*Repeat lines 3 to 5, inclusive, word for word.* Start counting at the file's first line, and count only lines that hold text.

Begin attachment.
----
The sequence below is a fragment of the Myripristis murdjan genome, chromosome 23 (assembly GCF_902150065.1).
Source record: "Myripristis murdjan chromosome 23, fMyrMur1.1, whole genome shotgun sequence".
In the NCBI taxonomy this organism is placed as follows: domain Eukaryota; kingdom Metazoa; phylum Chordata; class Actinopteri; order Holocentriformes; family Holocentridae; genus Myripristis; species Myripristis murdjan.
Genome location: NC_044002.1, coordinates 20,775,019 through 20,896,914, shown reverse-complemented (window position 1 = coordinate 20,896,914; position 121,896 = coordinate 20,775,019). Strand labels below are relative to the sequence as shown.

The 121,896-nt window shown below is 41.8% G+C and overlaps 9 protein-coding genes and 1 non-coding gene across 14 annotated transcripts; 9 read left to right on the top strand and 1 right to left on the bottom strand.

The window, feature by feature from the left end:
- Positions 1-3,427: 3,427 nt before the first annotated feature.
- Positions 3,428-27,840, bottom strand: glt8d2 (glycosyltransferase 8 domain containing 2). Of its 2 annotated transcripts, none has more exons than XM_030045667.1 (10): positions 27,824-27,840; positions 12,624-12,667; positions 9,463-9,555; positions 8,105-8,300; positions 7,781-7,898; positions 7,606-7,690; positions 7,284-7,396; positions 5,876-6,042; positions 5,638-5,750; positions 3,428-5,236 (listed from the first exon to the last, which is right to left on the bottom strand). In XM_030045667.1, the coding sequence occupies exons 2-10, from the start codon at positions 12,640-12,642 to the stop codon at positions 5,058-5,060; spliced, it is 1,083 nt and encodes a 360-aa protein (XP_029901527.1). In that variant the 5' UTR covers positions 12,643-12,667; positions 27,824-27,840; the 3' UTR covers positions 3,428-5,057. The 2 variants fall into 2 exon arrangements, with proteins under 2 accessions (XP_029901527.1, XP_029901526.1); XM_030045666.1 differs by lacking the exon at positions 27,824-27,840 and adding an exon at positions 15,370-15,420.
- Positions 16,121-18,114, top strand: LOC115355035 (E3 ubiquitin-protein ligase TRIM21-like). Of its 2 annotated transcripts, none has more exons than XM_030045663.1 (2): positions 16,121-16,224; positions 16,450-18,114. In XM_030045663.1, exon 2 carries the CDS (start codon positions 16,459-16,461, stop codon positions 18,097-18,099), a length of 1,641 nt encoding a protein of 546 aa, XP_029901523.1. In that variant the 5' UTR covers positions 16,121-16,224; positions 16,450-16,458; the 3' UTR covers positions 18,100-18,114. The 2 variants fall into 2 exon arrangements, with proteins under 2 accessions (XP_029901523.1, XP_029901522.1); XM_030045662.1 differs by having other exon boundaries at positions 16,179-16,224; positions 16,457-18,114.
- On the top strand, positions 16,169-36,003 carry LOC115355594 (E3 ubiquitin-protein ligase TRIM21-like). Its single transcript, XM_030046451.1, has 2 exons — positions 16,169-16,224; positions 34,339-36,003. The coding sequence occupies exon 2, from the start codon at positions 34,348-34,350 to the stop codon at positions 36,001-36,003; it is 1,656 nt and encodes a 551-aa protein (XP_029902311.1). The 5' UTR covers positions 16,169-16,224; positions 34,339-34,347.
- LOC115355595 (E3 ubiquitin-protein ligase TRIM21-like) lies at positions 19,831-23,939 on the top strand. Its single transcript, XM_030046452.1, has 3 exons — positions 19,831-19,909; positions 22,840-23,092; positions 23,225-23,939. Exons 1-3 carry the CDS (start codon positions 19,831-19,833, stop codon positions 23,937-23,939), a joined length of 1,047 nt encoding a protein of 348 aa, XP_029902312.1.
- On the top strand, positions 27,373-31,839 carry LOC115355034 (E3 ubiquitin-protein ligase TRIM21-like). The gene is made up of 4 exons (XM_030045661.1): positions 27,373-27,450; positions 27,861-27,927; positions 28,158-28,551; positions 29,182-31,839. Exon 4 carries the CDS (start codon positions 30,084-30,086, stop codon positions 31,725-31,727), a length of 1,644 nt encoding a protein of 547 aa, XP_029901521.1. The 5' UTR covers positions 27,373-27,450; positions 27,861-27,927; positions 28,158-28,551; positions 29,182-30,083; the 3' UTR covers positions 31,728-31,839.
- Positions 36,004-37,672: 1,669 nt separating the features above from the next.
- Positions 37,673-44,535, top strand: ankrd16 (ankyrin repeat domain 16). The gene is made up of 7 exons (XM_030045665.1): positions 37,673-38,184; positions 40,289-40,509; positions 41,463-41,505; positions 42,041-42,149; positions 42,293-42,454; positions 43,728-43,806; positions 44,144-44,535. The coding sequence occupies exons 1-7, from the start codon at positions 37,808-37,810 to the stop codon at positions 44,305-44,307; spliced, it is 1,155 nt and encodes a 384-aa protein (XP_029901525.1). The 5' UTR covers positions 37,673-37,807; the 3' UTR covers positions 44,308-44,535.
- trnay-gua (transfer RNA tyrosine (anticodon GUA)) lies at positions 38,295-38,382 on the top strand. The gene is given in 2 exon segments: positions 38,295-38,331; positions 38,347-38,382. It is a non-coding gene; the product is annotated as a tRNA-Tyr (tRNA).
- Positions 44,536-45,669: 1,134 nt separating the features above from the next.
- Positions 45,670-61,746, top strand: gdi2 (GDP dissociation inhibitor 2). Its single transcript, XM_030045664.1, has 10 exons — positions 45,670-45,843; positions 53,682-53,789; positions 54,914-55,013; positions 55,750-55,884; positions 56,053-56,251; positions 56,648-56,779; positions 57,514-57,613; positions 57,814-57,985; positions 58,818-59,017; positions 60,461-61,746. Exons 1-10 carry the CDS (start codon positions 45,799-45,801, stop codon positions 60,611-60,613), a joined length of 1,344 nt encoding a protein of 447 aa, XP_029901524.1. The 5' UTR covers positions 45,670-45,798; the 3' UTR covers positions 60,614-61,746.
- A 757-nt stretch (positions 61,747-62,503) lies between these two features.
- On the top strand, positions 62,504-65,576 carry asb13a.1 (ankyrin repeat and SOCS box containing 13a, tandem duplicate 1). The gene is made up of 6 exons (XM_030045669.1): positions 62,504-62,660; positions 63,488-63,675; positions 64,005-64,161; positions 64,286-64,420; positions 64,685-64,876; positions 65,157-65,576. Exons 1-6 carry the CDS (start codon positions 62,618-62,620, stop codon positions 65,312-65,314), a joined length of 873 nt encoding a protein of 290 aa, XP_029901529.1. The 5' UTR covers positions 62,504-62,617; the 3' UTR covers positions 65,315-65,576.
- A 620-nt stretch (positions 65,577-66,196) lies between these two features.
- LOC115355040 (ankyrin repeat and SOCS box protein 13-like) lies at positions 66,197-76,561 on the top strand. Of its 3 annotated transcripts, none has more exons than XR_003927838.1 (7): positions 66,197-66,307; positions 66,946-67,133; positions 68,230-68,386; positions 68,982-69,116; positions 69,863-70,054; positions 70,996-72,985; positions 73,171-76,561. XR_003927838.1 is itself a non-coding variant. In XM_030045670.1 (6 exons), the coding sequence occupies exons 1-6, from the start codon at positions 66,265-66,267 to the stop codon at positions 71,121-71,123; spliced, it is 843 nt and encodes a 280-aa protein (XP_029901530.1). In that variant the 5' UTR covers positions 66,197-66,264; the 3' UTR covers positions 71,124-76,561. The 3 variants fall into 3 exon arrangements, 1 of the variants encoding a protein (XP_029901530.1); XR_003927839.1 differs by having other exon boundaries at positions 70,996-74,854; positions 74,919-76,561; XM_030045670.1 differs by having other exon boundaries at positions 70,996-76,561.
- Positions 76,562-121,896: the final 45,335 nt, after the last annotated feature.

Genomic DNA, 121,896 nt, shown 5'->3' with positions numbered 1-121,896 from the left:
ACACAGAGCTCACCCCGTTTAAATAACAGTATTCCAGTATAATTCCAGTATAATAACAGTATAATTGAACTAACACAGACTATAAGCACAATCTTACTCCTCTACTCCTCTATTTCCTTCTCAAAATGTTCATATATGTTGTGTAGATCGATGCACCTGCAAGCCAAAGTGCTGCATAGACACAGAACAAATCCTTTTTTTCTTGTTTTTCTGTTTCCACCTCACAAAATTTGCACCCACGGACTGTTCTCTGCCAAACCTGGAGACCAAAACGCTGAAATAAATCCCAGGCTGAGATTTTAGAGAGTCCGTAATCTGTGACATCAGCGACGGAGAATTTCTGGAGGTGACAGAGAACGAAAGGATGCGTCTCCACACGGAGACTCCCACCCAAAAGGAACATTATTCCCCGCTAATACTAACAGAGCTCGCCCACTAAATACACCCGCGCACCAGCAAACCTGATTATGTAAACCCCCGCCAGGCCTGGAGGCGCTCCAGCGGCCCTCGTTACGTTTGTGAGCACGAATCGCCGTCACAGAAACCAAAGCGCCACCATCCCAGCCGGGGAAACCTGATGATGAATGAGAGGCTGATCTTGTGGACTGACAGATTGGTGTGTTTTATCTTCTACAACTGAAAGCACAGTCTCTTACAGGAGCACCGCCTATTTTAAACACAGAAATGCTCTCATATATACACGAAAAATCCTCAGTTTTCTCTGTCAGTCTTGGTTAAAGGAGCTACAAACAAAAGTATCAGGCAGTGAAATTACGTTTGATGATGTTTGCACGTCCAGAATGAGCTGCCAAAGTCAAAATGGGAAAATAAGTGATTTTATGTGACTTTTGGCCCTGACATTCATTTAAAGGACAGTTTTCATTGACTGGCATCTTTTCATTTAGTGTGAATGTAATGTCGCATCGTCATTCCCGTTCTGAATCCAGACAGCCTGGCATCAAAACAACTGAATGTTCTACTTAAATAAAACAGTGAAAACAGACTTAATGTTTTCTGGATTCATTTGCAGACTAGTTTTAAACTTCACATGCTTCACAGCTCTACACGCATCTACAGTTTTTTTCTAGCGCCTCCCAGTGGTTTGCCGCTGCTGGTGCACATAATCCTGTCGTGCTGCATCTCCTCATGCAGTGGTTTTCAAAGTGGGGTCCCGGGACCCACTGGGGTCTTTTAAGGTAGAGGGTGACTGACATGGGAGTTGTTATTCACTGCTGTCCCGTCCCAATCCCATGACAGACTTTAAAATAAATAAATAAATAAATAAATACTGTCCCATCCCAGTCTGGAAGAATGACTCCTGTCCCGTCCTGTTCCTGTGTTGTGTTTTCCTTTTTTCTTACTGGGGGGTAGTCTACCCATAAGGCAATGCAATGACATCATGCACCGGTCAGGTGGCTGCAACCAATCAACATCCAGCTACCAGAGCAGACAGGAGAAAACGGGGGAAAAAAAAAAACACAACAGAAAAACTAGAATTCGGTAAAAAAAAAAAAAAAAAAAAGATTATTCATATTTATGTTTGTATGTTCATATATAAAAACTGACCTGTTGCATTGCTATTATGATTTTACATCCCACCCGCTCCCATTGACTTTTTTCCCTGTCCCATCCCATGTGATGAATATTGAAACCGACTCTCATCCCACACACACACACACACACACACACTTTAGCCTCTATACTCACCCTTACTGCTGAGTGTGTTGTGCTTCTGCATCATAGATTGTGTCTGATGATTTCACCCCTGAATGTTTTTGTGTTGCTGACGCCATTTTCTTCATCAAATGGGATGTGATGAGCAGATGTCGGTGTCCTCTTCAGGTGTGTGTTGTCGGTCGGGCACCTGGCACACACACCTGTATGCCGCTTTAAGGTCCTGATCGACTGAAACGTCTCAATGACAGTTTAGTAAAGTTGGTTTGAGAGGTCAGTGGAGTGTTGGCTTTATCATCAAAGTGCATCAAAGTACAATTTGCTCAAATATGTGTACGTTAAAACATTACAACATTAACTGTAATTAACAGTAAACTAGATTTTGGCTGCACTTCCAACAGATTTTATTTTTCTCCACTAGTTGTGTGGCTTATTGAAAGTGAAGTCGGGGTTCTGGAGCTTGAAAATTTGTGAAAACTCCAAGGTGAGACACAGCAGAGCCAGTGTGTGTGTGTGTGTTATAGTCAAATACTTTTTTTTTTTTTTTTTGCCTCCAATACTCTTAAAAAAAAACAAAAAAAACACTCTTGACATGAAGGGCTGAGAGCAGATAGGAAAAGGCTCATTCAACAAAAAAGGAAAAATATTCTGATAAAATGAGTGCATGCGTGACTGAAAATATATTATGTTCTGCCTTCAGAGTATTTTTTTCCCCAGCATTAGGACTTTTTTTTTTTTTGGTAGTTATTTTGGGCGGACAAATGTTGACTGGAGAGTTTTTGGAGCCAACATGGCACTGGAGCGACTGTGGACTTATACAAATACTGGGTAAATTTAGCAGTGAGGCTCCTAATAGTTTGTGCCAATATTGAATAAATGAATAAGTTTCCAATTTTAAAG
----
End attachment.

In the NCBI taxonomy this organism is placed as follows: domain Eukaryota; kingdom Metazoa; phylum Chordata; class Actinopteri; order Holocentriformes; family Holocentridae; genus Myripristis; species Myripristis murdjan.
Genome location: NC_044002.1, coordinates 20,775,019 through 20,896,914, shown reverse-complemented (window position 1 = coordinate 20,896,914; position 121,896 = coordinate 20,775,019). Strand labels below are relative to the sequence as shown.

The 121,896-nt window shown below is 41.8% G+C and overlaps 9 protein-coding genes and 1 non-coding gene across 14 annotated transcripts; 9 read left to right on the top strand and 1 right to left on the bottom strand.